All three of these works were published prior to 1923 - two of them appear in Verses 1916, which you can view on  "A Country Boy in Winter" was published in Harpers Young People magazine in 1882.  With a little Google searching, I found a digitized version of the actual magazine on Google Books (see it here).  The internet is truly amazing sometimes!

The cycle begins with the Louisa May Alcott poem and the transition from winter to spring.  Second is the Emily Dickinson text - a fun, springtime adventure involving bees, frogs, and birds.  Third is Jewett’s “Boat Song” to give us a picture-perfect summer evening.  Fourth is Jewett’s “Top of the Hill” to provide a colorful and reflective autumn portrait.  The last song in the cycle sets Jewett’s “A Country Boy in Winter,” closing the work with a fun and witty wintertime adventure!

See the score and preorder your copy of New England Folk Songs here.  The music will be ready to ship by the end of April!

Quiet Places

For the most part, we live in a noisy, fast, and relentless world. Sometimes, especially when I am trying to come up with the initial ideas for a new piece, I want to be in a quiet place.  A place where I can really savor the sounds I create and not be distracted by anything.  A basement practice room, an empty church.  For others, it's a garden, a backyard, a patio.  Here's to enjoying a few moments in your own quiet place!

Evolving Ideas

It's interesting to look back at my sketches for a piece - my initial ideas, and see how they evolve into the final version.  Sometimes, in the beginning, I have what I think is a great idea for a piece, a great motive, melody, etc.  But inevitably that first version I come up with will not remain the same.  It evolves in someway, through the process of working with the material very closely and making many decisions about it.  Even the scope of the whole work itself - the length, the meaning, the inspiration, the direction - can change. Back on March 9th, I posted here about initial ideas I had for a new choral work.  While finishing up Magnolia Star over the past few weeks, I have found little bits of time to think about this new piece and play with the initial ideas.  Many of the ideas I discussed in the post weeks ago are still very much on target.  However, two main evolutions have happened with this piece recently, which made me think about this whole idea of evolving ideas for a work:

1. The text: My initial idea was to just use the word "Alleluia" for the text.  Then I realized that when the piece reaches its climax, it will really need a contrasting section, and it would be ideal to change the text at that point.  It would be powerful to set up an ostinato with just this one word, for several minutes as the piece builds, and then when the climax arrives, open up a new world with a change in music and text.   I have been thinking about setting Isaiah 55:12 for some time, but I kept thinking that it would be too short a text to stand on its own.  Perfect!  I can start with "Alleluia," then set the verse, and then end with "Alleluia."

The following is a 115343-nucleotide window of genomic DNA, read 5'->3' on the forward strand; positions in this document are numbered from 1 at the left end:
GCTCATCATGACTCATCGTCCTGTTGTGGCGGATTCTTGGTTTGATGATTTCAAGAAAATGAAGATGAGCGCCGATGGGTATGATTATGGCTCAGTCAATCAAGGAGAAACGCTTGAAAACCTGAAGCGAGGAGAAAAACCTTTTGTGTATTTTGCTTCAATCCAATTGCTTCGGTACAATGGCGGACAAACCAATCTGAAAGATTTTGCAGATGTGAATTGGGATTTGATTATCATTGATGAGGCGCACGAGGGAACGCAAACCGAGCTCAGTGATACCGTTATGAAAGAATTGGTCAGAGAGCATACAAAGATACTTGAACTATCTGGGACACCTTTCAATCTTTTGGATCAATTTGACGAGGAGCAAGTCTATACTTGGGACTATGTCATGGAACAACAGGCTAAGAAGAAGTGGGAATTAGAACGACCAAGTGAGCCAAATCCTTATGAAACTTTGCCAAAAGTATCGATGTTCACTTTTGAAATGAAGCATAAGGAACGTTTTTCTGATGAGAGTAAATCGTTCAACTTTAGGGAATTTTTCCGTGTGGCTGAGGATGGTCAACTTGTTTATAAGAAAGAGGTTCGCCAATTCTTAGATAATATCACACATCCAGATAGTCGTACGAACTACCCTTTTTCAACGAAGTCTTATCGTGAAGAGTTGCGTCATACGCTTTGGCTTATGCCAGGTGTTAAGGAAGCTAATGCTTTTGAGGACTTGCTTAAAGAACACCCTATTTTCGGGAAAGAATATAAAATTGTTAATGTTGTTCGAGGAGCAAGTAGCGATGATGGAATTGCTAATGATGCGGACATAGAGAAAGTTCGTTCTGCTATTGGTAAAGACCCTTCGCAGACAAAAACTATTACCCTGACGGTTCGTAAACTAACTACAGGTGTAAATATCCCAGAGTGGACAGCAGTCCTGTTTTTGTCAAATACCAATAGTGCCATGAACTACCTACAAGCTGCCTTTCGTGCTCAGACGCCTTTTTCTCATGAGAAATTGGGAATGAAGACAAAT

Alleluia For ye shall go out with joy, and be led forth with peace:  the mountains and the hills shall break forth before you into singing. Alleluia

2. I have been struggling with how to start the piece - whether to begin with all four voices, or just sopranos, or sopranos and altos, etc. The repeating ostinato that I'm using starts with a D major chord, which I thought would be a beautiful way to begin the piece.  Again, as I thought more and got deeper into the material, I started to think that this needed to change.  While the D major chord would make a perfectly beautiful first sound, the piece is really about building to a climax via a repeating ostinato, adding counterpoint and growing slowly.  So, in that way it makes sense to start with just the sopranos, stating the simple melody as a monophonic line.  Then, perhaps I bring in the altos to add some counterpoint.  And then, after two statements of the ostinato, the full choir arrives with that D major chord and the piece continues to build.  That's where I am now in my thinking, but it could change!

Magnolia Star - Inspiration and Audio

Here is a midi sample of the first 3 minutes of Magnolia Star for Wind Ensemble (the full work is a little over 6 minutes): [audio]

And here are the program notes for the piece:

When I was playing saxophone in my middle school jazz band, we started every rehearsal the same way – with an improvisation exercise that our director created. It was a simple yet brilliant exercise for teaching beginning improvisation and allowing everyone in the band a chance to “solo.” As a warm-up at the opening of each rehearsal, the whole band played the blues scale ascending, resting for one measure, descending, and resting for another measure.

During the measures of rest, each member of the band took turns improvising a solo. Looking back, this exercise not only got the band swinging together from the start of rehearsal, but it made improvisation, a daunting musical task to many, seem within everyone’s abilities. This experience was my introduction to the blues scale, and I have long wanted to write a piece inspired by this group of pitches. In Magnolia Star, I explore various ways to use these pitches in harmonies, melodies, and timbres, creating a diverse set of ideas that will go beyond sounds that we typically associate with the blues scale. I didn’t want to create a “blues” piece, but rather a piece in my own musical voice that uses and pays homage to the blues scale.

Nearly all of the pitches used in Magnolia Star fit into the concert C blues scale. It is interesting to note that embedded within the C blues scale are both a C minor triad, an Eb minor triad, and an Eb major triad. I explore the alternation of these tonal areas right from the start of the piece, and continue to employ them in different ways throughout the entire work.

When I first started improvising ideas for this piece based around the blues scale, I began to hear the influence of driving rhythms and sonorities which reminded me of trains. The railroad became a important second influence of this piece alongside the blues scale.